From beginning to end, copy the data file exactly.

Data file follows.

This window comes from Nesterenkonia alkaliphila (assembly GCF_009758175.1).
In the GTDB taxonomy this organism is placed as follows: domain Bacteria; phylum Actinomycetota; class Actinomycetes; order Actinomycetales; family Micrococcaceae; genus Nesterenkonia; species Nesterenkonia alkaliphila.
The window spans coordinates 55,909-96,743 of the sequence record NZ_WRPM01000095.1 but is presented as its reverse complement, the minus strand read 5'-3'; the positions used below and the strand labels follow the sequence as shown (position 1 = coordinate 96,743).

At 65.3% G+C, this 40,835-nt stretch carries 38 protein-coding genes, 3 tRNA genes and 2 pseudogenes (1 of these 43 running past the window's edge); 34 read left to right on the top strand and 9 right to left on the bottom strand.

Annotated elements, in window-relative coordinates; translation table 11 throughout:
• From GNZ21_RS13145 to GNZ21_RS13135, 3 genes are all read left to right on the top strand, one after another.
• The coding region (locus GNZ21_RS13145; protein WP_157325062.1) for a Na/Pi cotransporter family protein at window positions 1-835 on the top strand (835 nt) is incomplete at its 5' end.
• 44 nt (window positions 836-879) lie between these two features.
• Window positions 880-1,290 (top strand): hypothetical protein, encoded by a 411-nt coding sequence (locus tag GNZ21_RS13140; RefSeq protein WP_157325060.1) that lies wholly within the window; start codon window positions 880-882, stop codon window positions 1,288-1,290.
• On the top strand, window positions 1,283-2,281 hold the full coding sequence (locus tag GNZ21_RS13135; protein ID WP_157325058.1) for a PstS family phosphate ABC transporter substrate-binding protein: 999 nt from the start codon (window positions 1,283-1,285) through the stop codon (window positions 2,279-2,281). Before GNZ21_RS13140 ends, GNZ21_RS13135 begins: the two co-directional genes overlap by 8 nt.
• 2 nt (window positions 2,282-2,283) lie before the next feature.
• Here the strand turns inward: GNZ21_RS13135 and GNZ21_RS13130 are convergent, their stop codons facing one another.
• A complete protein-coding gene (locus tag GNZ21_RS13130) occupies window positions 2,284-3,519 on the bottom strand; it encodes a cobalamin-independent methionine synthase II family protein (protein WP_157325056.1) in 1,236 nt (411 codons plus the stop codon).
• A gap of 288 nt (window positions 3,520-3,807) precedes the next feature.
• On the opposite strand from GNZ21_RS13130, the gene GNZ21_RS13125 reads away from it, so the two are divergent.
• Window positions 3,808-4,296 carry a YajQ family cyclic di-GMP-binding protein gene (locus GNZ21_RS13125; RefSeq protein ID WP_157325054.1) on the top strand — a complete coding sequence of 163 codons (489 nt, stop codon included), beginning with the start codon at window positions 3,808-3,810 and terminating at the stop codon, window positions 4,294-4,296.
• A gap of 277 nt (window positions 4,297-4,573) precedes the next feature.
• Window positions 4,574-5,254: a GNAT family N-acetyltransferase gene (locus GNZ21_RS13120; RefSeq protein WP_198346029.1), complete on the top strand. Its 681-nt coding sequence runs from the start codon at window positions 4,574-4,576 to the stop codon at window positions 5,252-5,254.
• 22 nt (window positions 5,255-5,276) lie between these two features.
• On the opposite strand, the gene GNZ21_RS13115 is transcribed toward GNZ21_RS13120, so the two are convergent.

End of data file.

This window comes from Nesterenkonia alkaliphila (assembly GCF_009758175.1).
In the GTDB taxonomy this organism is placed as follows: domain Bacteria; phylum Actinomycetota; class Actinomycetes; order Actinomycetales; family Micrococcaceae; genus Nesterenkonia; species Nesterenkonia alkaliphila.
The window spans coordinates 55,909-96,743 of the sequence record NZ_WRPM01000095.1 but is presented as its reverse complement, the minus strand read 5'-3'; the positions used below and the strand labels follow the sequence as shown (position 1 = coordinate 96,743).

At 65.3% G+C, this 40,835-nt stretch carries 38 protein-coding genes, 3 tRNA genes and 2 pseudogenes (1 of these 43 running past the window's edge); 34 read left to right on the top strand and 9 right to left on the bottom strand.

Annotated elements, in window-relative coordinates; translation table 11 throughout:
• From GNZ21_RS13145 to GNZ21_RS13135, 3 genes are all read left to right on the top strand, one after another.
• The coding region (locus GNZ21_RS13145; protein WP_157325062.1) for a Na/Pi cotransporter family protein at window positions 1-835 on the top strand (835 nt) is incomplete at its 5' end.
• 44 nt (window positions 836-879) lie between these two features.
• Window positions 880-1,290 (top strand): hypothetical protein, encoded by a 411-nt coding sequence (locus tag GNZ21_RS13140; RefSeq protein WP_157325060.1) that lies wholly within the window; start codon window positions 880-882, stop codon window positions 1,288-1,290.
• On the top strand, window positions 1,283-2,281 hold the full coding sequence (locus tag GNZ21_RS13135; protein ID WP_157325058.1) for a PstS family phosphate ABC transporter substrate-binding protein: 999 nt from the start codon (window positions 1,283-1,285) through the stop codon (window positions 2,279-2,281). Before GNZ21_RS13140 ends, GNZ21_RS13135 begins: the two co-directional genes overlap by 8 nt.
• 2 nt (window positions 2,282-2,283) lie before the next feature.
• Here the strand turns inward: GNZ21_RS13135 and GNZ21_RS13130 are convergent, their stop codons facing one another.
• A complete protein-coding gene (locus tag GNZ21_RS13130) occupies window positions 2,284-3,519 on the bottom strand; it encodes a cobalamin-independent methionine synthase II family protein (protein WP_157325056.1) in 1,236 nt (411 codons plus the stop codon).
• A gap of 288 nt (window positions 3,520-3,807) precedes the next feature.
• On the opposite strand from GNZ21_RS13130, the gene GNZ21_RS13125 reads away from it, so the two are divergent.
• Window positions 3,808-4,296 carry a YajQ family cyclic di-GMP-binding protein gene (locus GNZ21_RS13125; RefSeq protein ID WP_157325054.1) on the top strand — a complete coding sequence of 163 codons (489 nt, stop codon included), beginning with the start codon at window positions 3,808-3,810 and terminating at the stop codon, window positions 4,294-4,296.
• A gap of 277 nt (window positions 4,297-4,573) precedes the next feature.
• Window positions 4,574-5,254: a GNAT family N-acetyltransferase gene (locus GNZ21_RS13120; RefSeq protein WP_198346029.1), complete on the top strand. Its 681-nt coding sequence runs from the start codon at window positions 4,574-4,576 to the stop codon at window positions 5,252-5,254.
• 22 nt (window positions 5,255-5,276) lie between these two features.
• On the opposite strand, the gene GNZ21_RS13115 is transcribed toward GNZ21_RS13120, so the two are convergent.